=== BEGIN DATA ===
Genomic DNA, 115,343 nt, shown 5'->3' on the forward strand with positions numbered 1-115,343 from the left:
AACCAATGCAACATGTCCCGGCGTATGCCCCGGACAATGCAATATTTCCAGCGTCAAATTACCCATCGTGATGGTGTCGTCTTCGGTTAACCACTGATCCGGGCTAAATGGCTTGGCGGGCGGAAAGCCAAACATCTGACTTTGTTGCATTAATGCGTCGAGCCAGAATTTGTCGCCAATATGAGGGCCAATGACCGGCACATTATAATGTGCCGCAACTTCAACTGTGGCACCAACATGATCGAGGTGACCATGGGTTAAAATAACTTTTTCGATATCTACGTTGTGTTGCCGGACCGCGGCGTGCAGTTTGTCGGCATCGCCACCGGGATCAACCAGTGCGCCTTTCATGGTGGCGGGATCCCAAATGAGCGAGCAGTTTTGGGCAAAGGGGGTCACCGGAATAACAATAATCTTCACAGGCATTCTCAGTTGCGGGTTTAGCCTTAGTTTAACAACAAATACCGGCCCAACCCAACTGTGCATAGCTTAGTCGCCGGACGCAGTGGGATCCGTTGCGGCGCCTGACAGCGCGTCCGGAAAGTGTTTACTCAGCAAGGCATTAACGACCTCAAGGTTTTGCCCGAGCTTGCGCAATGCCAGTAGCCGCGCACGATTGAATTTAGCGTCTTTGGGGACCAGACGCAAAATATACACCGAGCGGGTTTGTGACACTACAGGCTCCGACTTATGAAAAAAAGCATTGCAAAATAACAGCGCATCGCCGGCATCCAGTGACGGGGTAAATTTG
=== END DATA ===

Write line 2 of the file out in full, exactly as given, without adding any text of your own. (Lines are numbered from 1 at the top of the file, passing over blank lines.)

AACCAATGCAACATGTCCCGGCGTATGCCCCGGACAATGCAATATTTCCAGCGTCAAATTACCCATCGTGATGGTGTCGTCTTCGGTTAACCACTGATCCGGGCTAAATGGCTTGGCGGGCGGAAAGCCAAACATCTGACTTTGTTGCATTAATGCGTCGAGCCAGAATTTGTCGCCAATATGAGGGCCAATGACCGGCACATTATAATGTGCCGCAACTTCAACTGTGGCACCAACATGATCGAGGTGACCATGGGTTAAAATAACTTTTTCGATATCTACGTTGTGTTGCCGGACCGCGGCGTGCAGTTTGTCGGCATCGCCACCGGGATCAACCAGTGCGCCTTTCATGGTGGCGGGATCCCAAATGAGCGAGCAGTTTTGGGCAAAGGGGGTCACCGGAATAACAATAATCTTCACAGGCATTCTCAGTTGCGGGTTTAGCCTTAGTTTAACAACAAATACCGGCCCAACCCAACTGTGCATAGCTTAGTCGCCGGACGCAGTGGGATCCGTTGCGGCGCCTGACAGCGCGTCCGGAAAGTGTTTACTCAGCAAGGCATTAACGACCTCAAGGTTTTGCCCGAGCTTGCGCAATGCCAGTAGCCGCGCACGATTGAATTTAGCGTCTTTGGGGACCAGACGCAAAATATACACCGAGCGGGTTTGTGACACTACAGGCTCCGACTTATGAAAAAAAGCATTGCAAAATAACAGCGCATCGCCGGCATCCAGTGACGGGGTAAATTTG